After just four years the initiative has transformed not only the way native trees are grown and planted through successful community-based models, but the project has demonstrated how the entry point of landscape restoration offers significant co-benefits of rural economic development, livelihood support, and enhanced social cohesion. The project has planted more than half-a-million native tree species on more than 700 hectares throughout all regions of Lebanon.

Survival rates of planted tree seedlings have dramatically improved on average between 70-90 percent after three years, compared with a previous national average of about 25 percent.

The initiative, implemented on the ground by its Lebanese staff, offers an array of crosscutting socio-economic benefits in underserved areas and in all types of diverse sectarian communities, especially those hit hardest by the Syrian refugee crisis. Taken together, these expected benefits constitute a brighter future for Lebanon, for its forested watersheds and for the continued harmony of communities dependent upon their natural resources.

Cedar Trees in Tannourine, Cedars Forest Nature Reserve, North Lebanon.
Cedar Trees in Tannourine, Cedars Forest Nature Reserve, North

- See more at: http://blogs.usda.gov/2015/03/20/the-us-forest-service-and-international-day-of-forests/#sthash.mPTHo6gc.dpuf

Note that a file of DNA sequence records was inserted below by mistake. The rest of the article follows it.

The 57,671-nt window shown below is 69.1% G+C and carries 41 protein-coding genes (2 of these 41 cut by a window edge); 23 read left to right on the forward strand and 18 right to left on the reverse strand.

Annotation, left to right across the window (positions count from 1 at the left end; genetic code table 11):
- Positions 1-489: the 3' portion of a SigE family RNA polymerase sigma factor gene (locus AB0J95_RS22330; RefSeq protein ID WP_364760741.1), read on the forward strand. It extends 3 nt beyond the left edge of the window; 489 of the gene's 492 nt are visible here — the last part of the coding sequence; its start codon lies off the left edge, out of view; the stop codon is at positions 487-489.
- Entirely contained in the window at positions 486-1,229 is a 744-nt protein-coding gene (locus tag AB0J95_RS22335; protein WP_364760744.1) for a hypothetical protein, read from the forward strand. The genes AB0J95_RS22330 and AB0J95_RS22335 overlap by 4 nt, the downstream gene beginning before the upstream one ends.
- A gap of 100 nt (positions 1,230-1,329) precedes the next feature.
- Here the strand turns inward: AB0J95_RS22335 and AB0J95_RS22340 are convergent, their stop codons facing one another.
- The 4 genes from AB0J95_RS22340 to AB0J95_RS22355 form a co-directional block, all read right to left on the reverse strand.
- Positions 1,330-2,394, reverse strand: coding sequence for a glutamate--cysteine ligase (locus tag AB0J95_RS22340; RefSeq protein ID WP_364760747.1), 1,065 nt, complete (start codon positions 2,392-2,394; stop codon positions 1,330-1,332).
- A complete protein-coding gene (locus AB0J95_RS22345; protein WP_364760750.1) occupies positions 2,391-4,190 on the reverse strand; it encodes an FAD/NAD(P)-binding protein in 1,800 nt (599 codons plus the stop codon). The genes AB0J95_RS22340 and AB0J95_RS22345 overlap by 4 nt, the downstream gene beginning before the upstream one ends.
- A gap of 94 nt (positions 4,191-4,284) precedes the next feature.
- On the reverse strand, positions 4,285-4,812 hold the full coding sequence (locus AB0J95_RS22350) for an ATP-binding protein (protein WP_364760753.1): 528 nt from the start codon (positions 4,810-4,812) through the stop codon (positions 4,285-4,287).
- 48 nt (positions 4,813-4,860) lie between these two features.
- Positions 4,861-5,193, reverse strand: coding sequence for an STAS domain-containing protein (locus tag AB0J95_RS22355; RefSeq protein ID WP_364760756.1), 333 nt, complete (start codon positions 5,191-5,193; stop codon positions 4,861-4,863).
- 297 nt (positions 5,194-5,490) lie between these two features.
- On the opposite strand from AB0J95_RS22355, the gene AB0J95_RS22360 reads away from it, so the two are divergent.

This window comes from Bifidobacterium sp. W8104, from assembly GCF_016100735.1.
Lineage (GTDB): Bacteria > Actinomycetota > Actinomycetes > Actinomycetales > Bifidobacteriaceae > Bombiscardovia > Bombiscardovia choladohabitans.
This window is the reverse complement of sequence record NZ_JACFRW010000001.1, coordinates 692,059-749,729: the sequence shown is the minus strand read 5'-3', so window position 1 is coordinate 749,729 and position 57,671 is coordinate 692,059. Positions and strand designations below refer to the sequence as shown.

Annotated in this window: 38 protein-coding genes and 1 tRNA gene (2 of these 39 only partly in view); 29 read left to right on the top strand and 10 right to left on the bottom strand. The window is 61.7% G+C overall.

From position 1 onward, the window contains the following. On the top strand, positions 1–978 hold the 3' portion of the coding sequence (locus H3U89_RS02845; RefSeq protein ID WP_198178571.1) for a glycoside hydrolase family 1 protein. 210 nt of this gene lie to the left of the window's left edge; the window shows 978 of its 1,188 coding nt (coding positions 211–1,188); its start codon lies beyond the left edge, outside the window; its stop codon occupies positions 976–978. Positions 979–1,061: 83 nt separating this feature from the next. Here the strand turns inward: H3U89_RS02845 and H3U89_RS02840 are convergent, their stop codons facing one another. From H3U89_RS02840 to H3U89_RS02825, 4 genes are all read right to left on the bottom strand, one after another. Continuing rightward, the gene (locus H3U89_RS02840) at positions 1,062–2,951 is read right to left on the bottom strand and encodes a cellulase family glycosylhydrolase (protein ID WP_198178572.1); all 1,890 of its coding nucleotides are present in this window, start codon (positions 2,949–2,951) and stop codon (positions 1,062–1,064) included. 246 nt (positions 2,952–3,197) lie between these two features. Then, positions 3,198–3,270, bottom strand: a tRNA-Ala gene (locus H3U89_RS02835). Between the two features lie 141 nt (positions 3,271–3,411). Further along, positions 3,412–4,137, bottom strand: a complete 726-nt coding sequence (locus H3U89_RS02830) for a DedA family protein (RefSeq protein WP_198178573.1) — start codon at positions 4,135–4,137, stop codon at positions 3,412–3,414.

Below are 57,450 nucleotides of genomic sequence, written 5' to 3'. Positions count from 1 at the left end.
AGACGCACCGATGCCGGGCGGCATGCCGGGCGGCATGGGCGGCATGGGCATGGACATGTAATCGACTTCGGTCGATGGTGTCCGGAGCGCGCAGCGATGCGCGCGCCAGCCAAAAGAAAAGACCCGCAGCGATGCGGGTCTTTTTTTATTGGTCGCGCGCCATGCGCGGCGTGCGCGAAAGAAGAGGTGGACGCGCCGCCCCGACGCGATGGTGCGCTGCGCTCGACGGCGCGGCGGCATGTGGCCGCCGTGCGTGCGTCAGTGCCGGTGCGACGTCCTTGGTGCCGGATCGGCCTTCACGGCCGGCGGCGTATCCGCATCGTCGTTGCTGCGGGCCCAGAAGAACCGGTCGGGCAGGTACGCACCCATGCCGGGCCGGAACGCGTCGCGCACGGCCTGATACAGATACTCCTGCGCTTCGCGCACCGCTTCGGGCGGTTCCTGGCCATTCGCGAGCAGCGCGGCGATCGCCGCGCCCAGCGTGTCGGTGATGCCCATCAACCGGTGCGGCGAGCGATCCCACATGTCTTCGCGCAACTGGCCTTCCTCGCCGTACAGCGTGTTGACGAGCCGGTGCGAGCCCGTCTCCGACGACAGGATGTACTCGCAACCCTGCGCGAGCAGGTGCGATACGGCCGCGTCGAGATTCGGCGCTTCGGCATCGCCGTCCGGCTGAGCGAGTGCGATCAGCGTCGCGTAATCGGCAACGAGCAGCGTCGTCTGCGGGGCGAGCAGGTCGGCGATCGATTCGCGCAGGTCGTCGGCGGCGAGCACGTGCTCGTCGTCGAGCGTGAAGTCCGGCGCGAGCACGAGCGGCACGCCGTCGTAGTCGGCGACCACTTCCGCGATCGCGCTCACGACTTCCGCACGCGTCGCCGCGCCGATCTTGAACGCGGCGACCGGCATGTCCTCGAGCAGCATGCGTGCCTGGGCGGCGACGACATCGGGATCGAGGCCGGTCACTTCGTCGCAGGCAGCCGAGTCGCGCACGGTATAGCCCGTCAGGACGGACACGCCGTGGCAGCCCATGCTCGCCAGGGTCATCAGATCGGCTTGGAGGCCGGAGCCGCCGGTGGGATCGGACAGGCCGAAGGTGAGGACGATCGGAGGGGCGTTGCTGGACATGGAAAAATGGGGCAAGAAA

Environmental Justice Leaders Call for Diversifying Funding of People of Color NGOs, Civil Rights Compliance

March 17th, 2015

The City Project joins with Dr. Robert D. Bullard and other environmental justice leaders in calling for greater diversity in mainstream environmental organizations, diversifying funding for people of color NGOs, and compliance with civil rights requirements by mainstream environmental organizations.

diversity_green_groups

The important 2014 “The State of Diversity in Environmental Organizations” report from Green 2.0 (prepared by University of Michigan environmental justice scholar Dorceta Taylor) once again shone the national spotlight back on the whiteness of Green Groups. This lack of diversity in mainstream environmental organizations has received much media attention in recent months—with emphasis on getting more people of color inside mostly white nongovernmental organizations (NGOs). Diversifying white NGOs is only part of the solution. Diversifying funding to people of color and indigenous environmental organizations and institutions must be given equal weight in addressing current and future environmental challenges going forward as we transition to a majority people of color nation in the next thirty years. Children of color already make up over half of the under-5 age group in the country.